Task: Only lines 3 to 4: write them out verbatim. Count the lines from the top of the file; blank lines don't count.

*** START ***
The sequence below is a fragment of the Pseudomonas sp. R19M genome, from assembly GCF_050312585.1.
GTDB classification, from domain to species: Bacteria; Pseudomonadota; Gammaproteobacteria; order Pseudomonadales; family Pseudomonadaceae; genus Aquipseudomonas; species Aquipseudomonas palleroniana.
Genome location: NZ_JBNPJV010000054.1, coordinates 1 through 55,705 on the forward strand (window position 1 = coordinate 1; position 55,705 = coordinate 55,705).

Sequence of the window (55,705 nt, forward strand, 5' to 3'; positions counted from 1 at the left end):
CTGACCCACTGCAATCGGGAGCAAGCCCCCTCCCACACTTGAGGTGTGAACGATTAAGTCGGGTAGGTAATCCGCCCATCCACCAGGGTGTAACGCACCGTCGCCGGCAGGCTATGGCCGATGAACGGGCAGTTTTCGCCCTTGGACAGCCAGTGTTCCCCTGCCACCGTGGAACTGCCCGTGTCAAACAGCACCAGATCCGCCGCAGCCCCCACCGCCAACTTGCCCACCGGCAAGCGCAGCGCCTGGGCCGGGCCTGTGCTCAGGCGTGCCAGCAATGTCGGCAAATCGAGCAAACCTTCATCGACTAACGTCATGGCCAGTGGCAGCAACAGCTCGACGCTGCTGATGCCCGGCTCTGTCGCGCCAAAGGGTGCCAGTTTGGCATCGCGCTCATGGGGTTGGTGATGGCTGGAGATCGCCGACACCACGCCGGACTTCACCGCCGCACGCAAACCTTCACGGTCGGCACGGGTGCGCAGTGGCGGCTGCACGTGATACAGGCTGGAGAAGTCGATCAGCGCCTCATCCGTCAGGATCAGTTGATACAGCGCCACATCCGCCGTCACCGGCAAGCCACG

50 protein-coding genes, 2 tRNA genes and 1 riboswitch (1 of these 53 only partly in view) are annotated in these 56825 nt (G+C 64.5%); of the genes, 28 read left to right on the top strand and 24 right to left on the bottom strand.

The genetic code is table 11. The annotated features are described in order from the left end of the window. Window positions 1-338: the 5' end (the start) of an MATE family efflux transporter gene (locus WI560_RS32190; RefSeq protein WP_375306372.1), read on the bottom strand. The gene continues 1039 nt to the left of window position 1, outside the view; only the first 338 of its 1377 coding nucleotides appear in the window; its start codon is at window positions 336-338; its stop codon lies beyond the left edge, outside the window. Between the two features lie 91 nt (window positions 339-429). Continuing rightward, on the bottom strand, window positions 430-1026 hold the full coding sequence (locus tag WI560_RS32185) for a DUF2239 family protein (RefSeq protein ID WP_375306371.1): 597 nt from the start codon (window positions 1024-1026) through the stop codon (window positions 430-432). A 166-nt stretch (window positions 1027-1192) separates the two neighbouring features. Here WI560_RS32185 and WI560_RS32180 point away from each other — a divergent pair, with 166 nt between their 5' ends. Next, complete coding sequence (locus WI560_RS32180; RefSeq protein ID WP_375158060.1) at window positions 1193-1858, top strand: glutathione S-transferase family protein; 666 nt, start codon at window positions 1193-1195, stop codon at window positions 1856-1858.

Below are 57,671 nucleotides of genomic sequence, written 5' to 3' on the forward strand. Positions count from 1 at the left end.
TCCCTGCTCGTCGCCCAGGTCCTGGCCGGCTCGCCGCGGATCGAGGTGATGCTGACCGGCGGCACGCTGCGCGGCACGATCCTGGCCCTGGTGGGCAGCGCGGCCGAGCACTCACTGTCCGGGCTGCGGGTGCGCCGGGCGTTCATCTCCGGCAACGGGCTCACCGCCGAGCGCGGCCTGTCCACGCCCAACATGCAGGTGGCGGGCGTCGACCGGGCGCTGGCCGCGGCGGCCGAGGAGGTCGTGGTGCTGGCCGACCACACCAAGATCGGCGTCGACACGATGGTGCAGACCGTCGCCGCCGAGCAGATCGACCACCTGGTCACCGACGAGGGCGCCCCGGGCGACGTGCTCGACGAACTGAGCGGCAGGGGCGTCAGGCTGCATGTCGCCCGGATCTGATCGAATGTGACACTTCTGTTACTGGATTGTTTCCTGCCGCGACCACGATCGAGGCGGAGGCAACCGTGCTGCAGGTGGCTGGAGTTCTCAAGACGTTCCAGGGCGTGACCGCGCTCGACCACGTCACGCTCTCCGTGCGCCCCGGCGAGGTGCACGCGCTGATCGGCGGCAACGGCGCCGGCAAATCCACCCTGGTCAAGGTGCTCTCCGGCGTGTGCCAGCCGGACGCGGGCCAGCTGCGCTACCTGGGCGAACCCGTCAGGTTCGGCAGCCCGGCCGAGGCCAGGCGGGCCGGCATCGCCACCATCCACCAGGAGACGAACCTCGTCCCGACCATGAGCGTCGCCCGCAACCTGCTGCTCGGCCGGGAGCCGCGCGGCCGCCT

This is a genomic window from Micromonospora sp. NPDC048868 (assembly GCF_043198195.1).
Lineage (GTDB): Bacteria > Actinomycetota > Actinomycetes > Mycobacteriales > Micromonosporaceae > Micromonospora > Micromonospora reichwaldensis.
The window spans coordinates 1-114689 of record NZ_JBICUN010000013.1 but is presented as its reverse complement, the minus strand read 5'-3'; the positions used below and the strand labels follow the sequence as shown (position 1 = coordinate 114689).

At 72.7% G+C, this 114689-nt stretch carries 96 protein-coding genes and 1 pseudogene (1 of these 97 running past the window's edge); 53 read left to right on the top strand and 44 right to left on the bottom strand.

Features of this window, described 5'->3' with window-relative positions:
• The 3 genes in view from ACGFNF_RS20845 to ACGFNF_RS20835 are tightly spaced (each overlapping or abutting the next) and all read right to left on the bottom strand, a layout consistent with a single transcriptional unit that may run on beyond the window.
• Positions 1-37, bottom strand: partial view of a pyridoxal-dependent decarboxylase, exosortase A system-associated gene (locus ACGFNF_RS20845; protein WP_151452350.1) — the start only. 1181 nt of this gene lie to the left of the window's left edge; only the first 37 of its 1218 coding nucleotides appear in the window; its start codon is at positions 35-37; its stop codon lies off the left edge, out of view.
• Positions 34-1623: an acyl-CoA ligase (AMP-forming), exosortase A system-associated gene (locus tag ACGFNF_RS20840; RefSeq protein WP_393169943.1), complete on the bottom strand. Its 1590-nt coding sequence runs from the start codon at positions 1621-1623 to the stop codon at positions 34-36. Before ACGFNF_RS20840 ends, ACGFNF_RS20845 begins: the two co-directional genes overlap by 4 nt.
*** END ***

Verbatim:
Genome location: NZ_JBNPJV010000054.1, coordinates 1 through 55,705 on the forward strand (window position 1 = coordinate 1; position 55,705 = coordinate 55,705).

Sequence of the window (55,705 nt, forward strand, 5' to 3'; positions counted from 1 at the left end):